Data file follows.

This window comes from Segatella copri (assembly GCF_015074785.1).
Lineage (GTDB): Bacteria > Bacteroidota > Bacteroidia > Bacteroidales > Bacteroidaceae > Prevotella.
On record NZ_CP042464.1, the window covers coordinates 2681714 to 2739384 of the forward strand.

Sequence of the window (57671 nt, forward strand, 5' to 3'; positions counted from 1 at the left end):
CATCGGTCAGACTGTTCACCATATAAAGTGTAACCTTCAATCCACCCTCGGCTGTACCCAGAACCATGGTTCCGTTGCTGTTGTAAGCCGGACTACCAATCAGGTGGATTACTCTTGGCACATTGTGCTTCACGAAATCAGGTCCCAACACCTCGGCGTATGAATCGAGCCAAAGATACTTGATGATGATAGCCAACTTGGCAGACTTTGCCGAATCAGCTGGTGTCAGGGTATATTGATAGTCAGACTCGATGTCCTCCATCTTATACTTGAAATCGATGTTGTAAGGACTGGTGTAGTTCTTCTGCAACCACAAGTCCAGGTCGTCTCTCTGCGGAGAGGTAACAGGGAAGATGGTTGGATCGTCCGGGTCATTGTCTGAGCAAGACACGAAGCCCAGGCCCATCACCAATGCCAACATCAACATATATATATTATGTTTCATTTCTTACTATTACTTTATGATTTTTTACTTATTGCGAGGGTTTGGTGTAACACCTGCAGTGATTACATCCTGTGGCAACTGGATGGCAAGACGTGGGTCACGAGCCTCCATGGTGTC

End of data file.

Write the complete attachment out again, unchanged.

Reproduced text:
This window comes from Segatella copri (assembly GCF_015074785.1).
Lineage (GTDB): Bacteria > Bacteroidota > Bacteroidia > Bacteroidales > Bacteroidaceae > Prevotella.
On record NZ_CP042464.1, the window covers coordinates 2681714 to 2739384 of the forward strand.

Sequence of the window (57671 nt, forward strand, 5' to 3'; positions counted from 1 at the left end):
CATCGGTCAGACTGTTCACCATATAAAGTGTAACCTTCAATCCACCCTCGGCTGTACCCAGAACCATGGTTCCGTTGCTGTTGTAAGCCGGACTACCAATCAGGTGGATTACTCTTGGCACATTGTGCTTCACGAAATCAGGTCCCAACACCTCGGCGTATGAATCGAGCCAAAGATACTTGATGATGATAGCCAACTTGGCAGACTTTGCCGAATCAGCTGGTGTCAGGGTATATTGATAGTCAGACTCGATGTCCTCCATCTTATACTTGAAATCGATGTTGTAAGGACTGGTGTAGTTCTTCTGCAACCACAAGTCCAGGTCGTCTCTCTGCGGAGAGGTAACAGGGAAGATGGTTGGATCGTCCGGGTCATTGTCTGAGCAAGACACGAAGCCCAGGCCCATCACCAATGCCAACATCAACATATATATATTATGTTTCATTTCTTACTATTACTTTATGATTTTTTACTTATTGCGAGGGTTTGGTGTAACACCTGCAGTGATTACATCCTGTGGCAACTGGATGGCAAGACGTGGGTCACGAGCCTCCATGGTGTC